Gardening

The case of the missing apples

At a social function I attended  this past weekend, the conversation turned to gardening. A friend mentioned his apple trees were being raided by an unknown animal. This animal was very stealthy, so stealthy in fact, that it left virtually no trace of ever being there.

The thief left no footprint despite the fact that apples were missing from all parts of the tree. Every branch had missing apples and none of the branches had any damage whatsoever. Apples taken from high up the tree implied the animal was either quite tall or was a good climber.

Since this is early in the growing season, his apples are still small and still in the developmental stage, about the size of a cherry. Maybe the suspect was a bird?

Our little group spent some time discussing all of the other factors surrounding the case: When did it happen? What other plants were nearby? Were there any apples on the ground? Was grass growing under the tree? And so on.

I’ve come across this kind of mystery with apples before, and it always takes place this time of year. As the tiny apple fruits grow, a natural phenomenon happens during the course of their development. The an apple tree cannot bring all of its young apples into full-sized mature fruit. There are not enough leaves to generate the amount of photosynthesis required to grow out all of that fruit. And even if there were, the shear weight of all of those apples would break off the branches. So the tree cuts off the flow of nutrients to a large number of young apples causing them to   fall off. This phenomenon is sometimes called the “June drop.”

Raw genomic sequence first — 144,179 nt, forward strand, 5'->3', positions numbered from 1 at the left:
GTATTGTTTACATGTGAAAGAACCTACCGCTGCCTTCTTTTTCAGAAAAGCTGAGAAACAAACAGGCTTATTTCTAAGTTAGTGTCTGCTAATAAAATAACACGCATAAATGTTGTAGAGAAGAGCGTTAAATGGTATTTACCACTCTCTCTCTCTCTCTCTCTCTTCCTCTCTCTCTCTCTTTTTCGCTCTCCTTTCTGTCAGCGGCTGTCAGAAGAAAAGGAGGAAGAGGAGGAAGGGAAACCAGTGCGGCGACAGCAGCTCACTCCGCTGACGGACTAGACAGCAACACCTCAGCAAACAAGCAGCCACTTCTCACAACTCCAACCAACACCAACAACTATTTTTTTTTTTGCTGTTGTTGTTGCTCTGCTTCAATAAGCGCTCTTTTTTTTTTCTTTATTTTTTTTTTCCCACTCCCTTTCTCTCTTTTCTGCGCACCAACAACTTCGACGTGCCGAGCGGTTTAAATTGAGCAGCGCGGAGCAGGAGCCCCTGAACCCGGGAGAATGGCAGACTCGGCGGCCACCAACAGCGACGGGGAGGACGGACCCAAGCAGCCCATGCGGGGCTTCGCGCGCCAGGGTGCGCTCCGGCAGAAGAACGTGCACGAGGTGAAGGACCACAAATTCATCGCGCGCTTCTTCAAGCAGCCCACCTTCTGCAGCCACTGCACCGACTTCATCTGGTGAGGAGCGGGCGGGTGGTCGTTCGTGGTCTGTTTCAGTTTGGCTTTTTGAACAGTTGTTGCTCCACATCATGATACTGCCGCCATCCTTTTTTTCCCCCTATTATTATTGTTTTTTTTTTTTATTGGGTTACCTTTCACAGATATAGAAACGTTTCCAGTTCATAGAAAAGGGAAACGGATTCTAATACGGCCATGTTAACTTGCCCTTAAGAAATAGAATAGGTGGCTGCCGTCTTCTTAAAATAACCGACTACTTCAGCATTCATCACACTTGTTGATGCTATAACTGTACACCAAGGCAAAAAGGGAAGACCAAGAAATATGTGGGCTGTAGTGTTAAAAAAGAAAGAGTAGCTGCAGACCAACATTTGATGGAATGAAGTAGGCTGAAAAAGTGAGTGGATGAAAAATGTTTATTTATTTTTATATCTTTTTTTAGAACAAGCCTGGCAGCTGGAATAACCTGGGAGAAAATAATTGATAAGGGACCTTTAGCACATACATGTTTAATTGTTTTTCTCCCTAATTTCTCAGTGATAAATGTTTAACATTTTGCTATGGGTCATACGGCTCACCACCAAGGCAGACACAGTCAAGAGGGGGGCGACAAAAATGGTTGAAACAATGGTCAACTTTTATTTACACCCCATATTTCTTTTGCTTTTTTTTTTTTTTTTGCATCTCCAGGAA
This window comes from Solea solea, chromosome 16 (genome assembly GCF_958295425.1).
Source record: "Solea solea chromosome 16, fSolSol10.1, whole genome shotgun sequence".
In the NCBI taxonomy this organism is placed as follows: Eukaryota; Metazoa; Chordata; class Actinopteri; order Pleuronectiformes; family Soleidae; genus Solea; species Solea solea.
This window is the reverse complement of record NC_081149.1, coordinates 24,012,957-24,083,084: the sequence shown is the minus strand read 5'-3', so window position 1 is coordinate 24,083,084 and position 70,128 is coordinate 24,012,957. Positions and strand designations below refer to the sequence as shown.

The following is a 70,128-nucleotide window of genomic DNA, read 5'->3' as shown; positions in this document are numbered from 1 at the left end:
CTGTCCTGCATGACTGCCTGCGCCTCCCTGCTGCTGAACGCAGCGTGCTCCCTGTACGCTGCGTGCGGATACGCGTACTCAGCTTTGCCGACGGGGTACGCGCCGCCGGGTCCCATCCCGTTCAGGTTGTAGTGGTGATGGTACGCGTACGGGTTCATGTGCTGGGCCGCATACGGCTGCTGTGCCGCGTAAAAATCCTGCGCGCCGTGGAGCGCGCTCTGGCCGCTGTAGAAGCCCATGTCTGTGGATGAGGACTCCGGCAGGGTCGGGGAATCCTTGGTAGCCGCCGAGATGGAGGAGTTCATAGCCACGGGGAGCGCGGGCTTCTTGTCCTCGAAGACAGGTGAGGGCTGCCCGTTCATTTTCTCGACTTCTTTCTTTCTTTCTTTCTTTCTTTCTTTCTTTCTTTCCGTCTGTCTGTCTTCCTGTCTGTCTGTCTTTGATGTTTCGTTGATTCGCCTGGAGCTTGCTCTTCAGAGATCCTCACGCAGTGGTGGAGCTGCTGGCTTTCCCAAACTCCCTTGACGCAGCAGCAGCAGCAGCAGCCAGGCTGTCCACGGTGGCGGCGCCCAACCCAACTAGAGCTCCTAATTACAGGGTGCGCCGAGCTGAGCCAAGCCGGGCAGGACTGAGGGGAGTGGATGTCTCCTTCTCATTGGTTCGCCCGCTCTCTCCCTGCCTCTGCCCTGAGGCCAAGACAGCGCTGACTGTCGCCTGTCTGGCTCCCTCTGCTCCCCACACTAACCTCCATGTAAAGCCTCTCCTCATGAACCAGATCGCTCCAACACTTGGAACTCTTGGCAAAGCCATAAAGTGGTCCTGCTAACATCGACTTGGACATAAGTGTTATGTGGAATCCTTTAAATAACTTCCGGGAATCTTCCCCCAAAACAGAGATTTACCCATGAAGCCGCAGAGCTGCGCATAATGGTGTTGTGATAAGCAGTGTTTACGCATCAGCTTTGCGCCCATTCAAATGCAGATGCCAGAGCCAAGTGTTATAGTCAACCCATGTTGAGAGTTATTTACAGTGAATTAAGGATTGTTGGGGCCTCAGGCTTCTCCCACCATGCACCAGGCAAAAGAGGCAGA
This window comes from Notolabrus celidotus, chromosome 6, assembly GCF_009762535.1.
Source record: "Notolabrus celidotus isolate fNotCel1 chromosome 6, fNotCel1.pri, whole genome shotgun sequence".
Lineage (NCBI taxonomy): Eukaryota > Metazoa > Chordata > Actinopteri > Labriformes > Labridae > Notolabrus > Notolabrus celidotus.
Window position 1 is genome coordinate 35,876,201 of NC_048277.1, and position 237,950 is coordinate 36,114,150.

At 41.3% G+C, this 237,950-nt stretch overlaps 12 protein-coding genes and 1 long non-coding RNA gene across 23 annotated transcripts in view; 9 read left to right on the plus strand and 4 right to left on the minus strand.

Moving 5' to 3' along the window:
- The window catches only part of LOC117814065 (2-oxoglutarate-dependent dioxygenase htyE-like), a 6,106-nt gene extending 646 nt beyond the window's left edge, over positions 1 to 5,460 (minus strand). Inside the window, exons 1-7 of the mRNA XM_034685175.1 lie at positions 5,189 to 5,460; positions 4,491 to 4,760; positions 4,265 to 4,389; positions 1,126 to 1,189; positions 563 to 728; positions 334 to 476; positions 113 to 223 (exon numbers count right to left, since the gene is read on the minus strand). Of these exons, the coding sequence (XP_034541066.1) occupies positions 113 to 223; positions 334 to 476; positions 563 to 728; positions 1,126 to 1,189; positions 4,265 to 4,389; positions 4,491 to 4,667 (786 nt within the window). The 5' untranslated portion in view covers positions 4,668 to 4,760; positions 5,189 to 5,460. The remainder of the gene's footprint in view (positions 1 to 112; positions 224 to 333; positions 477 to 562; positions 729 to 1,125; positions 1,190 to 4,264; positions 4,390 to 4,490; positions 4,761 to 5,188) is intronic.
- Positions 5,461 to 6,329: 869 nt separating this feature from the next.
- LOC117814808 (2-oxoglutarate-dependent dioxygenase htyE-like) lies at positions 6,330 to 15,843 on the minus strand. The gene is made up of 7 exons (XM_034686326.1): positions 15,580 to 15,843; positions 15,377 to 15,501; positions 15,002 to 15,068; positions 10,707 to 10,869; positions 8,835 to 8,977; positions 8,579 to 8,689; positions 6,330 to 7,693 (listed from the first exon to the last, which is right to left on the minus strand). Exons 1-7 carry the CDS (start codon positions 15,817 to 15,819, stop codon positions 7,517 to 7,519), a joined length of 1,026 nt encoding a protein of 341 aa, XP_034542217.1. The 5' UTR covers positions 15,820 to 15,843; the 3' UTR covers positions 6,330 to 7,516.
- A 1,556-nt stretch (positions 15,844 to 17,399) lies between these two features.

The tree cuts off the flow of nutrients to the small apple by forming an abscission layer.

It was the June drop that was the cause of my friend’s missing apples. The apples fell very quickly over a short period of time, which would explain the lack of damage to the tree. Once they were on the ground, mice and other small animals took advantage of the bounty and ate them or carried them way.

As in a lot of things in life, sometimes our first impression of a situation is not always what actually happened.

 

 

Bob Dluzen
As a result of being a gardener for more than 40 years, 30 of those as a professional, Bob's gardening has become an integral part of his life. "It's the ever-changing seasons and the wide variety of plants and gardens that keeps me intrigued," he says. Bob lives and gardens in rural Monroe County.